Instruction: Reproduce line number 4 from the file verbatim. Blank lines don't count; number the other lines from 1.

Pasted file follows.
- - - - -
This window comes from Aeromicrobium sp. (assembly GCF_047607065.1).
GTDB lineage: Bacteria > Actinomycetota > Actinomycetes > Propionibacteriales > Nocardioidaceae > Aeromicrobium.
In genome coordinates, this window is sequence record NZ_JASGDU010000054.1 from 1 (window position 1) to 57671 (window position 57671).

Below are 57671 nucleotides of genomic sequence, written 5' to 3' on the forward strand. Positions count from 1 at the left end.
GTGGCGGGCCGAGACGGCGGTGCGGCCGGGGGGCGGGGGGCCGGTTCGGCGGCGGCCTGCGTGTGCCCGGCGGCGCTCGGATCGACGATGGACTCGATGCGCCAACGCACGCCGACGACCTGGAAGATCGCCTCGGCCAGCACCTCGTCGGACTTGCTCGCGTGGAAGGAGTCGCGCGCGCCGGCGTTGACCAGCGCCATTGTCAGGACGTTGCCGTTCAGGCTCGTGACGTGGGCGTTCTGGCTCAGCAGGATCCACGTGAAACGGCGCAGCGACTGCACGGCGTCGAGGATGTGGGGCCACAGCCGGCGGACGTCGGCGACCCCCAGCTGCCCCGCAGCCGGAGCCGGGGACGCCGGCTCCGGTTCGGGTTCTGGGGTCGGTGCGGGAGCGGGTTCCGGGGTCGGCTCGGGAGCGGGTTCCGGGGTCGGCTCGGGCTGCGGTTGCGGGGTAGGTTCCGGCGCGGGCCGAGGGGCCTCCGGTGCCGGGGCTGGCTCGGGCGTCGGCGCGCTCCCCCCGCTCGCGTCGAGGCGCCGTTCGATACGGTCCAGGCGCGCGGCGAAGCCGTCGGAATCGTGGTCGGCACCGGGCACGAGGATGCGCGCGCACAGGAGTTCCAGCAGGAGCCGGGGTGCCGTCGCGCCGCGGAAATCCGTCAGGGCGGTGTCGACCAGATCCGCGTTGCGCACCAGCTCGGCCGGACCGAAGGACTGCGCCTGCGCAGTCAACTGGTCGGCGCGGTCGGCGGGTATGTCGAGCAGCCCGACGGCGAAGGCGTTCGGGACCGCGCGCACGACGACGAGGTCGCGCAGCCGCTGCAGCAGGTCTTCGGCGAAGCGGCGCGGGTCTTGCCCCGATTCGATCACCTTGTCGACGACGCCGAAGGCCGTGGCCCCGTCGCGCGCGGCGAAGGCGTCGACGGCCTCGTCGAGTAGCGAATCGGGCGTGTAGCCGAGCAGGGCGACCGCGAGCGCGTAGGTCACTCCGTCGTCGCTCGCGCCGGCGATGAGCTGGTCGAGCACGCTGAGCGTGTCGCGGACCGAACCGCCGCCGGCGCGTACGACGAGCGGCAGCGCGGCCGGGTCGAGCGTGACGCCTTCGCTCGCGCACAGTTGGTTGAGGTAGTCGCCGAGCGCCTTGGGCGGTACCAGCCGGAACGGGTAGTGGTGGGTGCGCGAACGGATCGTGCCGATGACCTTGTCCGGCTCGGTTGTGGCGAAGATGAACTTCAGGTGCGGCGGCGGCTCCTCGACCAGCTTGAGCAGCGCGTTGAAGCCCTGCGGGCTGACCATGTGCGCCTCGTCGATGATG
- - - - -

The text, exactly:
Below are 57671 nucleotides of genomic sequence, written 5' to 3' on the forward strand. Positions count from 1 at the left end.